Civil rights activist and political prisoner Atena Daemi was finally released on Monday, January 24 after seven and a half years of arbitrary detention. Pictures of the 33-year-old embracing her family were widely shared on social media last night.
Daemi’s sister Ansieh posted a video of her climbing the stairs to embrace her shocked mother and father, clutching a bouquet of flowers and strewn with rose petals by an onlooker. Despite all that had happened to her, including an imposed exile to Rasht Prison last March, she had managed to make her return home a surprise.
Born in 1988 in Fuman, Gilan province, Daemi was an anti-death penalty activist and children’s rights defender before her arrest in 2014. She was interrogated for 86 days on the IRGC-controlled Ward 2A of Evin Prison, then charged and later sentenced to 14 years in prison for "propaganda against the system", "assembly and collusion against national security", "insulting the Supreme Leader" and "concealing evidence".
The sentence was later reduced to seven years on appeal, but fresh charges were brought against her in 2019 and 2020 after she submitted a mistreatment complaint, linked to being beaten and pepper-sprayed by the IRGC, and later joined a sit-in in prison in solidarity with victims of the November 2019 protests. She was sentenced to a further five and a half years and 74 lashes by Tehran Revolutionary Court.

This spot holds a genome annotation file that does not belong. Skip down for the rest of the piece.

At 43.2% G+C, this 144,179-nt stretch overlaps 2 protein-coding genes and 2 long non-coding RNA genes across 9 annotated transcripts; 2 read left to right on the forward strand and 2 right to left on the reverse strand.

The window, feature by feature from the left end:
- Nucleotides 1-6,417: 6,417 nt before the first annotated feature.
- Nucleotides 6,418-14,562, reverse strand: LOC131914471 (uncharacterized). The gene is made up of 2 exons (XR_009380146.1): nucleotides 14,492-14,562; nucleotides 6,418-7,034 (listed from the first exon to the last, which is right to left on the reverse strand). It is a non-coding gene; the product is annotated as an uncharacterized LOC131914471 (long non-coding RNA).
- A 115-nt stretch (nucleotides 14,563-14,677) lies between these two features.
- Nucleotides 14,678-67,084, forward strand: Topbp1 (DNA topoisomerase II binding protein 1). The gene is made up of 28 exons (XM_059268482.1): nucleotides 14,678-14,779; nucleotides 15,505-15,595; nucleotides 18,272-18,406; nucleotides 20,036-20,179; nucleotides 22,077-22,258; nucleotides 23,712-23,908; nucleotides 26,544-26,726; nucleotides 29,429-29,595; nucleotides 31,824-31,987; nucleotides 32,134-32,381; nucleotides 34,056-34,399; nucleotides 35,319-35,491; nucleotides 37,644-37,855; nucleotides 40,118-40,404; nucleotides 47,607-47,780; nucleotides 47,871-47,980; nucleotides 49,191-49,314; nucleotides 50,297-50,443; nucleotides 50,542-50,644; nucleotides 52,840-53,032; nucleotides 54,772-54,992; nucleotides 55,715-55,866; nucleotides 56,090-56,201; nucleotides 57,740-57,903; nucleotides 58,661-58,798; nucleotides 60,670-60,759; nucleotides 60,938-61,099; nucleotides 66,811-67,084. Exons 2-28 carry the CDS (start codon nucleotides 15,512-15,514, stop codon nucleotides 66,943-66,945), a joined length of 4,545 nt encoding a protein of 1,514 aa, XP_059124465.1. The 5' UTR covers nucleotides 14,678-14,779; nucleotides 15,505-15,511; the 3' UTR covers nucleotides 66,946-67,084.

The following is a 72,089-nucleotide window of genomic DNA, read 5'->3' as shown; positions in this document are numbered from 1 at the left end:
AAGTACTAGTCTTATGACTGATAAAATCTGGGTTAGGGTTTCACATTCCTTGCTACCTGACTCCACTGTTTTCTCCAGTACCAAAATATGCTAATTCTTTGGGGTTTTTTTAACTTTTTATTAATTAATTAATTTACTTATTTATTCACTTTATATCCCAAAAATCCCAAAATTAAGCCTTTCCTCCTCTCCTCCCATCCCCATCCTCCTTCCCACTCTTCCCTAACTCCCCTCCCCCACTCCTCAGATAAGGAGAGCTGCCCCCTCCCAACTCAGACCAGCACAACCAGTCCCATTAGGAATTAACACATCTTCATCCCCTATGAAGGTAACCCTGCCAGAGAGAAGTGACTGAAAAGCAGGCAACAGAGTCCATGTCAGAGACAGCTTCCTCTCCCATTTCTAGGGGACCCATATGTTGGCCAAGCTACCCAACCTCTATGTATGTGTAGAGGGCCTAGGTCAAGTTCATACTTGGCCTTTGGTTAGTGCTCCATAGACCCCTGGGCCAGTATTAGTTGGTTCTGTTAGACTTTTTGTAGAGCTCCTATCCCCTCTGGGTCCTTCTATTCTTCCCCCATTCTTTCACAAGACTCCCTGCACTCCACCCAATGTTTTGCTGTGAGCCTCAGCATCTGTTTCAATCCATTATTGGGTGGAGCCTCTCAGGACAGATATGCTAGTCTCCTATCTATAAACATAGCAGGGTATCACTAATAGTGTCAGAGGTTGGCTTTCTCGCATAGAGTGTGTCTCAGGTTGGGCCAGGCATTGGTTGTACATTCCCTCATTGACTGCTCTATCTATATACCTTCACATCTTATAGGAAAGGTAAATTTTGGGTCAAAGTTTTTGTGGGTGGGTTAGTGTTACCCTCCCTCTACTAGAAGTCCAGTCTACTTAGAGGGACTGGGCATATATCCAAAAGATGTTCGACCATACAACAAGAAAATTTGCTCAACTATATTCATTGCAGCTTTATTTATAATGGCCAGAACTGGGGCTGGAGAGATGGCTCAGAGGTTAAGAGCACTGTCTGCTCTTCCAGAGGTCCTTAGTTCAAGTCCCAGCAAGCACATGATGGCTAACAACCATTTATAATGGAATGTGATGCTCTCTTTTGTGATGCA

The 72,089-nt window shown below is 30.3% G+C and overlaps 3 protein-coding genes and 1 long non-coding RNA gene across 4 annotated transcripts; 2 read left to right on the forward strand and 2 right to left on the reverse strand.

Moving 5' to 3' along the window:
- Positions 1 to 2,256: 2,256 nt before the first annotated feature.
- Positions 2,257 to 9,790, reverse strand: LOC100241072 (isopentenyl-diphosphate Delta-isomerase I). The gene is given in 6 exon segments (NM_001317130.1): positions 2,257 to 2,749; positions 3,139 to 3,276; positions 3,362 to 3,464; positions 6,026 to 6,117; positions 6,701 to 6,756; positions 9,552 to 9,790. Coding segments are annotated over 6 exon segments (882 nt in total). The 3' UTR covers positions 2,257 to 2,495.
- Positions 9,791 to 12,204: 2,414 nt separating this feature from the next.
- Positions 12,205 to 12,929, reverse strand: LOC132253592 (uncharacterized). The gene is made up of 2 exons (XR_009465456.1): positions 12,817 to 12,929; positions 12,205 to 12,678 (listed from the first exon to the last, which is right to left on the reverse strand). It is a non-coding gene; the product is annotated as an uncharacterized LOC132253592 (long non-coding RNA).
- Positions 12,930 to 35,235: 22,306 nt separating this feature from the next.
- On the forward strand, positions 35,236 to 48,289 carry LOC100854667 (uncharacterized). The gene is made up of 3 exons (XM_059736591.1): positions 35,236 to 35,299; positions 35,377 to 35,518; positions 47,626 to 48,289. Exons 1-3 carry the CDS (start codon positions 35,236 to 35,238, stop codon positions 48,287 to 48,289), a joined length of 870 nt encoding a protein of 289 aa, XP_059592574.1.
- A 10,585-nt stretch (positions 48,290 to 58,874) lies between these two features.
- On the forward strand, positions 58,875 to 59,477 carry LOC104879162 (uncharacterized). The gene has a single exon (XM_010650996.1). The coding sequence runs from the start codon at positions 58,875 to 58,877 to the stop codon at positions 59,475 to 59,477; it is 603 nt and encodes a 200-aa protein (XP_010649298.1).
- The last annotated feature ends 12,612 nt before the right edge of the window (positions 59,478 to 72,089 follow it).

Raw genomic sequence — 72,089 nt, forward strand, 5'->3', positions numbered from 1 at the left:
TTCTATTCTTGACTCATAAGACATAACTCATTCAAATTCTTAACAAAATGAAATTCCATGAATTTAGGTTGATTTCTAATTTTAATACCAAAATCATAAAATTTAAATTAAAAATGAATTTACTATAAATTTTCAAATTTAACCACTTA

Daemi’s state of health badly deteriorated several times while she was in prison. She suffered a heart attack in 2015 and went on hunger strike in 2017 and 2018. For most of her incarceration she was denied regular access to phone calls, and her mother and sister were beaten with batons after standing in front of Evin Prison to show solidarity with her in 2018. She was not granted a single day of furlough from 2016 onward.
“For all these years,” Ansieh Daemi wrote on Twitter on Tuesday morning, “we’ve dreamed of the day when Atena would be released. We imagined how we’d go to pick her up. We even thought of the music we were going to play in the car on our way home.
“But Atena’s release happened in a quite different way. She was released from exile alone, and travelled alone for five gruelling hours to get home. Though her loneliness was bitter to use, her presence here, and all the kind words from friends and relatives made this moment sweet.“